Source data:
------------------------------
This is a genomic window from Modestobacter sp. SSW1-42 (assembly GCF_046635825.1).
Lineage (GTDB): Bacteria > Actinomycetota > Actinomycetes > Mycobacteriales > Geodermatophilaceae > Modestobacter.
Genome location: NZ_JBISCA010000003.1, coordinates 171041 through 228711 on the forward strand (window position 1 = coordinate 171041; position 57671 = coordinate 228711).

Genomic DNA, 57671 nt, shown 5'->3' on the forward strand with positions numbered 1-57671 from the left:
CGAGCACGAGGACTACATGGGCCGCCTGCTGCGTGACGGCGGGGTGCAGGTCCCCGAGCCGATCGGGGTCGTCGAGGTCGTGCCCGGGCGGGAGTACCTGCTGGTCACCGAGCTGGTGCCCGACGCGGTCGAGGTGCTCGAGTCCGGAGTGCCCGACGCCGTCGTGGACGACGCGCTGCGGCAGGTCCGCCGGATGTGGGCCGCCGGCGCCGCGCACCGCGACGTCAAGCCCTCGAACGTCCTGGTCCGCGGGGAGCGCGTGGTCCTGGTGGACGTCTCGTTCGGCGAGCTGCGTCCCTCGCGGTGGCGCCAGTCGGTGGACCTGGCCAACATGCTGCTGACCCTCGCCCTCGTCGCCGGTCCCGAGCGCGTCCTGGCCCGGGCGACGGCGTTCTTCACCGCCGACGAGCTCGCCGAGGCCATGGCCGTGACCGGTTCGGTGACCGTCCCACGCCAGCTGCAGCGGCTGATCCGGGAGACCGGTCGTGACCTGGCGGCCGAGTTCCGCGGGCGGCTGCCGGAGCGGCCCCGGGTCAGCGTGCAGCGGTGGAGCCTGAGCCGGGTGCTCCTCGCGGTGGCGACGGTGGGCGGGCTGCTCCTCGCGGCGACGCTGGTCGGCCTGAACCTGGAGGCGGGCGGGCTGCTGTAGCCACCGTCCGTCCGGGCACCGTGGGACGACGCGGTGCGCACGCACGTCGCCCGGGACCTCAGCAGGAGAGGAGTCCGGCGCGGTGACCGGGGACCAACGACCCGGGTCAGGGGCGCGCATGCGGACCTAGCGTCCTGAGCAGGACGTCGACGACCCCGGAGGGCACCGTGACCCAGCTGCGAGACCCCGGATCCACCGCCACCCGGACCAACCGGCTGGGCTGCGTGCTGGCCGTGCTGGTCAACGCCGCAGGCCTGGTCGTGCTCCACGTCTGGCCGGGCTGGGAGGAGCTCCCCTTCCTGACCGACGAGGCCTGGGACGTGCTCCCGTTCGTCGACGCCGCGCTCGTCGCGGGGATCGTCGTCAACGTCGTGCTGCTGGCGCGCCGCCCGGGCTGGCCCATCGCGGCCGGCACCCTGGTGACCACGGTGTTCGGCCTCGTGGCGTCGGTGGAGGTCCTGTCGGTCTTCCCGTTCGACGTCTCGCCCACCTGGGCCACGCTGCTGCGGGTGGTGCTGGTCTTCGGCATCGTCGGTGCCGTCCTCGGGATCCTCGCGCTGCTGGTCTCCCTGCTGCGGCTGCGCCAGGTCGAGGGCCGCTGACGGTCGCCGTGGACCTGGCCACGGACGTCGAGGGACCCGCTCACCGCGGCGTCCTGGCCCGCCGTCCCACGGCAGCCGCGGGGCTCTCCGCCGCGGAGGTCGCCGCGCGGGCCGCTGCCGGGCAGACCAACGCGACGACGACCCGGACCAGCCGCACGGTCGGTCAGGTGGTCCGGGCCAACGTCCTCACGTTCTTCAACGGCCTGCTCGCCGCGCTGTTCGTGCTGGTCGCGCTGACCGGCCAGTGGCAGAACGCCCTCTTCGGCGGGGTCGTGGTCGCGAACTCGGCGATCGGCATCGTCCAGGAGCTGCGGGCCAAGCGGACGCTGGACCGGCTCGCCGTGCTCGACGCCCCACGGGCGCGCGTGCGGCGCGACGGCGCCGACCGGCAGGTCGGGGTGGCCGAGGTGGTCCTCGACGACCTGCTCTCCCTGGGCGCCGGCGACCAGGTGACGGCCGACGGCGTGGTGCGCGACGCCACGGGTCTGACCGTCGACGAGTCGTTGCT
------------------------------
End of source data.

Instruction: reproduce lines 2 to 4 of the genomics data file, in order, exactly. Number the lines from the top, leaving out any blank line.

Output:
Lineage (GTDB): Bacteria > Actinomycetota > Actinomycetes > Mycobacteriales > Geodermatophilaceae > Modestobacter.
Genome location: NZ_JBISCA010000003.1, coordinates 171041 through 228711 on the forward strand (window position 1 = coordinate 171041; position 57671 = coordinate 228711).

Genomic DNA, 57671 nt, shown 5'->3' on the forward strand with positions numbered 1-57671 from the left: